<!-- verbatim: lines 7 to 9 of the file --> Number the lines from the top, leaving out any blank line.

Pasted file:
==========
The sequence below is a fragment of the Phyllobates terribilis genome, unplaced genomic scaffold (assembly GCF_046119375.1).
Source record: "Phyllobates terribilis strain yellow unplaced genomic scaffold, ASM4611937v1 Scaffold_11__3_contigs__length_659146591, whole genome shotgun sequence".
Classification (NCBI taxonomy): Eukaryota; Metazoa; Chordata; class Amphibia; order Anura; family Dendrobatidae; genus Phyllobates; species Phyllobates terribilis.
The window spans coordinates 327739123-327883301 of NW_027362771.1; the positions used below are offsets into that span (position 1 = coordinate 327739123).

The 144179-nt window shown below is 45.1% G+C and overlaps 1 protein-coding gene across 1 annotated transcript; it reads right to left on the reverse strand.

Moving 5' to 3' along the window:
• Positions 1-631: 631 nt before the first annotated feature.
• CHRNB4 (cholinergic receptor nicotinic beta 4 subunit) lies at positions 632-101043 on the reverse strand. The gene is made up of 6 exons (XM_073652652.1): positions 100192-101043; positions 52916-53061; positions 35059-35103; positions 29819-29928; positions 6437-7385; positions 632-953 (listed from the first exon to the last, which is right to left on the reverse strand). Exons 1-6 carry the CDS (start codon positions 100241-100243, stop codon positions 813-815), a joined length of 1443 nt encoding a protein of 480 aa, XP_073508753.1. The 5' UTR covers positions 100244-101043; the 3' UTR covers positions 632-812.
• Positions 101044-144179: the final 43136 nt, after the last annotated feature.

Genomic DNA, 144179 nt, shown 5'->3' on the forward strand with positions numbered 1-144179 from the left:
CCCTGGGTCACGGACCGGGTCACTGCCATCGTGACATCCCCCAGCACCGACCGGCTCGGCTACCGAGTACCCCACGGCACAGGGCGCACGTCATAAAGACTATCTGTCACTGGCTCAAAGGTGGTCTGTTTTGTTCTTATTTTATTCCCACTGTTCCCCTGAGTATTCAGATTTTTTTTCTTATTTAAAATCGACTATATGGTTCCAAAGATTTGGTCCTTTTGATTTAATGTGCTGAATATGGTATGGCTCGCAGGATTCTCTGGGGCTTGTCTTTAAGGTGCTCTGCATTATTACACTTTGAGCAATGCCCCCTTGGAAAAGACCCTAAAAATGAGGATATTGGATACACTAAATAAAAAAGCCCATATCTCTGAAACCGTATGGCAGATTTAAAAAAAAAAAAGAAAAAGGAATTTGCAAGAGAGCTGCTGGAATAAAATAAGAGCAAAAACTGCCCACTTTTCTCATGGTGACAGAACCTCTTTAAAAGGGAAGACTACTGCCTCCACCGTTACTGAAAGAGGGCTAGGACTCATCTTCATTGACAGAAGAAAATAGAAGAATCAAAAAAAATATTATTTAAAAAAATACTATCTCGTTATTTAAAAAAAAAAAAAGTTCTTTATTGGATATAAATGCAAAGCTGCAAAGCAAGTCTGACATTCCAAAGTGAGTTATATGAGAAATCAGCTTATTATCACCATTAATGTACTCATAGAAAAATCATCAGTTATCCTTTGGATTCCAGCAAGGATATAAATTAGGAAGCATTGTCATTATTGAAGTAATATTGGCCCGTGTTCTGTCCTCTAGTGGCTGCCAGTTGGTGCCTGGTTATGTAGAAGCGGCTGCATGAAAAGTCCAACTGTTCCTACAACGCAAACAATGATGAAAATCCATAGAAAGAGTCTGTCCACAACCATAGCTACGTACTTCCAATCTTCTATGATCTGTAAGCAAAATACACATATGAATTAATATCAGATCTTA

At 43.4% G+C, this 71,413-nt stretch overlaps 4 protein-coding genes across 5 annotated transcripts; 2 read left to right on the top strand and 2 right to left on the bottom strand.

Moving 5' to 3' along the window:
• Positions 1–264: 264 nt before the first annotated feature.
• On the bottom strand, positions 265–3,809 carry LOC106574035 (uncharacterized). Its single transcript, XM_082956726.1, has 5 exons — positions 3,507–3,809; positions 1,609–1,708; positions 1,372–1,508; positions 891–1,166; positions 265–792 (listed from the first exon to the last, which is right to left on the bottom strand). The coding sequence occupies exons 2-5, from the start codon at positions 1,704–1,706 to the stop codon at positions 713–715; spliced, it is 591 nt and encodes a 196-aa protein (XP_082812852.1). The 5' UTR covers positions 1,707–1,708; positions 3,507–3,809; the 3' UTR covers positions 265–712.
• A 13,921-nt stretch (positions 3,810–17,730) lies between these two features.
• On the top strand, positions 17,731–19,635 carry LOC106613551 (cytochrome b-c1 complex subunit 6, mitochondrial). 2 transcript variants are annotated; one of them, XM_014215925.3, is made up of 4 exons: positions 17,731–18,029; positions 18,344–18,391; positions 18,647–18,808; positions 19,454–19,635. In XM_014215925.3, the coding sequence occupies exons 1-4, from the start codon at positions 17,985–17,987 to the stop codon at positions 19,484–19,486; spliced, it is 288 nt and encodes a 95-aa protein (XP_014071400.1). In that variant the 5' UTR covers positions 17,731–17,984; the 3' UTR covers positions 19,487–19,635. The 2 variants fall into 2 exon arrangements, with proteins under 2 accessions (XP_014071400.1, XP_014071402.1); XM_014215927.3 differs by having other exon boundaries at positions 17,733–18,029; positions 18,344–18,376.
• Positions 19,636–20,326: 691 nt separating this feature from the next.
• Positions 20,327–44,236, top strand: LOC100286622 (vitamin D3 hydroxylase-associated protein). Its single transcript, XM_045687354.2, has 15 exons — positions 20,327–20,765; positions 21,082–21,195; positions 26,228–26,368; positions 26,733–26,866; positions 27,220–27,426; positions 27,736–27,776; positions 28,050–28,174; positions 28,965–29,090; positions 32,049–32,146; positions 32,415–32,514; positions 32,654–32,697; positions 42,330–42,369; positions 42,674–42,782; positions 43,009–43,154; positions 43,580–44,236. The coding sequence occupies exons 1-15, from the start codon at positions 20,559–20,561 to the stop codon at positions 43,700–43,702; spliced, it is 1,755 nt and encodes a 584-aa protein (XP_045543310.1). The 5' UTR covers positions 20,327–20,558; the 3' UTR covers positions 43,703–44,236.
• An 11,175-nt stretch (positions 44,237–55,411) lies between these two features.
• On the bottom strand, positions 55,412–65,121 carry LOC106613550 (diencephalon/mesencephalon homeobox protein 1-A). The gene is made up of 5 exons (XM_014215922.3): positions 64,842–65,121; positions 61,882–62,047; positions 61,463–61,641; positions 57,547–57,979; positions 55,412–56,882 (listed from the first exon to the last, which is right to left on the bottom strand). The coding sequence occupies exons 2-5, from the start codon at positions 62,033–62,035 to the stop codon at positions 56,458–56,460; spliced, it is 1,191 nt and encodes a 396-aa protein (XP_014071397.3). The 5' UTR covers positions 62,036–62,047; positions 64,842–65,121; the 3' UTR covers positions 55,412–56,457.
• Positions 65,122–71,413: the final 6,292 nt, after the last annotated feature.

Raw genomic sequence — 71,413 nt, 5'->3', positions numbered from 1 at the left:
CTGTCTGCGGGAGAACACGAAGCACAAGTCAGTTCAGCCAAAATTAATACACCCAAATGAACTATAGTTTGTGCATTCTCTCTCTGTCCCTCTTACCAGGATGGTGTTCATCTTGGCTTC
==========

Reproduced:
• Positions 1-631: 631 nt before the first annotated feature.
• CHRNB4 (cholinergic receptor nicotinic beta 4 subunit) lies at positions 632-101043 on the reverse strand. The gene is made up of 6 exons (XM_073652652.1): positions 100192-101043; positions 52916-53061; positions 35059-35103; positions 29819-29928; positions 6437-7385; positions 632-953 (listed from the first exon to the last, which is right to left on the reverse strand). Exons 1-6 carry the CDS (start codon positions 100241-100243, stop codon positions 813-815), a joined length of 1443 nt encoding a protein of 480 aa, XP_073508753.1. The 5' UTR covers positions 100244-101043; the 3' UTR covers positions 632-812.
• Positions 101044-144179: the final 43136 nt, after the last annotated feature.